Despite the overflow of evidence suggesting the benefits of electronic health records, some remain skeptical about adopting them. This could get in the way of developing a robust and modern healthcare system that is capable of improving patient outcomes while increasing efficiency and lowering costs.
For example, a group of state lawmakers in Montana recently passed a bill that would bar the state's Department of Public Health and Human Services from receiving incentive payments from the government that are intended to help ease the cost of adopting electronic health records systems for doctors.
According to CMIO Magazine, the state's physicians stand to receive up to $35 million in federal funds under the incentive program, but the new law would block this. Lawmakers have said that electronic health records are an untested technology.
However, this statement is rather far from the truth, as pointed out by Montana's own governor. According to the news source, he asked the state legislature to reconsider its new law. He said that the funds will go a long way toward helping the state build a modern healthcare system and would result in the creation of many well-paying jobs.
At this point, Montana is the only state to reject funding from the electronic health records incentive program.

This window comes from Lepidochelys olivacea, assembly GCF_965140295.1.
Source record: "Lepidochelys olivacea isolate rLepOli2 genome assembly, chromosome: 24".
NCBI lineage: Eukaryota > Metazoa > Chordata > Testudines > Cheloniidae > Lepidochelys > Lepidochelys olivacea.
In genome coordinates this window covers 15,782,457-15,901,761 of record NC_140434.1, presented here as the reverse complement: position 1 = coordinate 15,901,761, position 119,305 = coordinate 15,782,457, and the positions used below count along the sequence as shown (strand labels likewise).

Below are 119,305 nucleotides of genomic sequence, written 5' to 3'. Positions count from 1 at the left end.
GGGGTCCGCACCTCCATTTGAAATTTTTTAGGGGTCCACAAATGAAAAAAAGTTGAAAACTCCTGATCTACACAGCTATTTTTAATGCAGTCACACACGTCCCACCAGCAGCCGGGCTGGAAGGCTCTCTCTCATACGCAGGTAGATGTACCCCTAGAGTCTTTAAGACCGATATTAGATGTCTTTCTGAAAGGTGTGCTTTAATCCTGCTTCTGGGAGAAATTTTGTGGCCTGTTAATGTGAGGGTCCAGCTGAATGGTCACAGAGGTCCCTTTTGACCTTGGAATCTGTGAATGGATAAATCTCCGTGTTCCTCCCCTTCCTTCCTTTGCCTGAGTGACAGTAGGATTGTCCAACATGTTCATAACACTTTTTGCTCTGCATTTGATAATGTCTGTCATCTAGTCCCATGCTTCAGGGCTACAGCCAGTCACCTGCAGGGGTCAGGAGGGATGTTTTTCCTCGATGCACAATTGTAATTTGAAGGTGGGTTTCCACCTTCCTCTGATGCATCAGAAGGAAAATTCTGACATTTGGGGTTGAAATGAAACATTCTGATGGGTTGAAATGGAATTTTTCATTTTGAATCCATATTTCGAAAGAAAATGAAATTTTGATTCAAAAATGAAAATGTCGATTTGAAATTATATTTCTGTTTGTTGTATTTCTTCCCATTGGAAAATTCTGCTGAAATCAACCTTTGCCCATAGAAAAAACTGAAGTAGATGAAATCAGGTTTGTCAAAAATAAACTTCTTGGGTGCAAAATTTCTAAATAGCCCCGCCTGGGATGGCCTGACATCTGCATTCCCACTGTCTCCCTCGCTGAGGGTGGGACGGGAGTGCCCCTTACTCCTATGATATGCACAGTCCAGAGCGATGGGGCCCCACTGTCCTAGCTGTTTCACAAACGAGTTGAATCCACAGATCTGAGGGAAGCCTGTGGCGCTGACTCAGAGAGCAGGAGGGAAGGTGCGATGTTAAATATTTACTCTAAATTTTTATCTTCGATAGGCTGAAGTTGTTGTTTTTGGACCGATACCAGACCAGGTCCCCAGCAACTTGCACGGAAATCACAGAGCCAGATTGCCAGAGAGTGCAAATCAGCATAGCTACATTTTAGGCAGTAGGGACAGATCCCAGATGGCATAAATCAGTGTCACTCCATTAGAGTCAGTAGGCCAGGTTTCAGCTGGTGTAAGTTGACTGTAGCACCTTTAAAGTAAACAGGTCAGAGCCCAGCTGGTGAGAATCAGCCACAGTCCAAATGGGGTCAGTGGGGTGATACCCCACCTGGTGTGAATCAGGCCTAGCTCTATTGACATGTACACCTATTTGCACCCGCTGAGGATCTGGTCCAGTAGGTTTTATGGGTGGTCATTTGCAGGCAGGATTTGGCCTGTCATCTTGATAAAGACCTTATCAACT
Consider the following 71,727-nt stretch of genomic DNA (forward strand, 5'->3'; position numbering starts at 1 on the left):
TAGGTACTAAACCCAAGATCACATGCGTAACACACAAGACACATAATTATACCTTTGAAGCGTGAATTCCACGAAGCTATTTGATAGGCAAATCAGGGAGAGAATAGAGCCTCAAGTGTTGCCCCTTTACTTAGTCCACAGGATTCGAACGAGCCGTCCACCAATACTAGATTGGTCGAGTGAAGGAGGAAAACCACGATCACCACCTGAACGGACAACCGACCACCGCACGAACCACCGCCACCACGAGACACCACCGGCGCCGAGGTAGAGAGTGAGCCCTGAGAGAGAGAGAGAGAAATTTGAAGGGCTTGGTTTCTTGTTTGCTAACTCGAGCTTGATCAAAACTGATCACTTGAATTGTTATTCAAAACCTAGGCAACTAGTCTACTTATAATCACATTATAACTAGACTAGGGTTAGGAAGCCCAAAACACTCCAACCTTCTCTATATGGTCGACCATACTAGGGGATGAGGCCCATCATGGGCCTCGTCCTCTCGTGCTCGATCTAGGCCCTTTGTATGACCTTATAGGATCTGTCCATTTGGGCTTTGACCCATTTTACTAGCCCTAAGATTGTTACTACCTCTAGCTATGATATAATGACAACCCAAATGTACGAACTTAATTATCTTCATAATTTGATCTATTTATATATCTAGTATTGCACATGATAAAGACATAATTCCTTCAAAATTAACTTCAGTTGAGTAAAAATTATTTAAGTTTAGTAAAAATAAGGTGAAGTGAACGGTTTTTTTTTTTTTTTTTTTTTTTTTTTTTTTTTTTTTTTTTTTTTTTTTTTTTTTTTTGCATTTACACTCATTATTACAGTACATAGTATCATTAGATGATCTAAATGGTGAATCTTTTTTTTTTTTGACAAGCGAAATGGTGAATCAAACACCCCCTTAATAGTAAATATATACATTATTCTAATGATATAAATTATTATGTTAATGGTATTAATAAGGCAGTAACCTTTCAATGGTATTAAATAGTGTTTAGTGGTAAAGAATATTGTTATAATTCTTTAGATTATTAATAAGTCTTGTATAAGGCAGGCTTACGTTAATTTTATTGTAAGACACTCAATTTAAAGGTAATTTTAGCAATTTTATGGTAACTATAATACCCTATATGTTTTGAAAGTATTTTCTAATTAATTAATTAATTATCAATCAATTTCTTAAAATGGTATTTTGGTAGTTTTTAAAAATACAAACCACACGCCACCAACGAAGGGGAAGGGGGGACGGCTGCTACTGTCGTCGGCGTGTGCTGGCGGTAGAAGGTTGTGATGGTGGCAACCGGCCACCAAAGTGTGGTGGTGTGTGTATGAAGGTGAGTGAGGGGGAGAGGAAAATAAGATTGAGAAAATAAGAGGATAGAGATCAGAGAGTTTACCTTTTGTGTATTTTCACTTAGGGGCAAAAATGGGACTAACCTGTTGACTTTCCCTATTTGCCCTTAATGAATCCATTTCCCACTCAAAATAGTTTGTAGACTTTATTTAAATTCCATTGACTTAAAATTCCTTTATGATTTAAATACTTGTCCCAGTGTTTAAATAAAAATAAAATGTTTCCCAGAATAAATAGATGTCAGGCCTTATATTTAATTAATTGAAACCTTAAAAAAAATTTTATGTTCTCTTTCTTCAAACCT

The notion that electronic health records are an unproven technology is simply inaccurate. Dating back to the early parts of last decades, studies have shown that they have the power to reduce costs and improve patient outcomes.
For example, a 2005 study in the journal Health Affairs estimated that the technology could eventually save the U.S. healthcare system up to $81 billion per year. The researchers noted that this is in addition to the benefits of improved health through better disease management abilities.
That same study found that other healthcare technology, such as computerized order entry, can lead to a drastic reduction in the number of medical errors that occur. These accidents cost the healthcare system millions of dollars each and result in poorer health among patients. Electronic health records are likely to limit this.
The decision by the Montana legislators indicate that government officials still need to convince some people about the benefits of electronic health records. However, a review of available evidence should be all that is required to attract the remaining holdouts.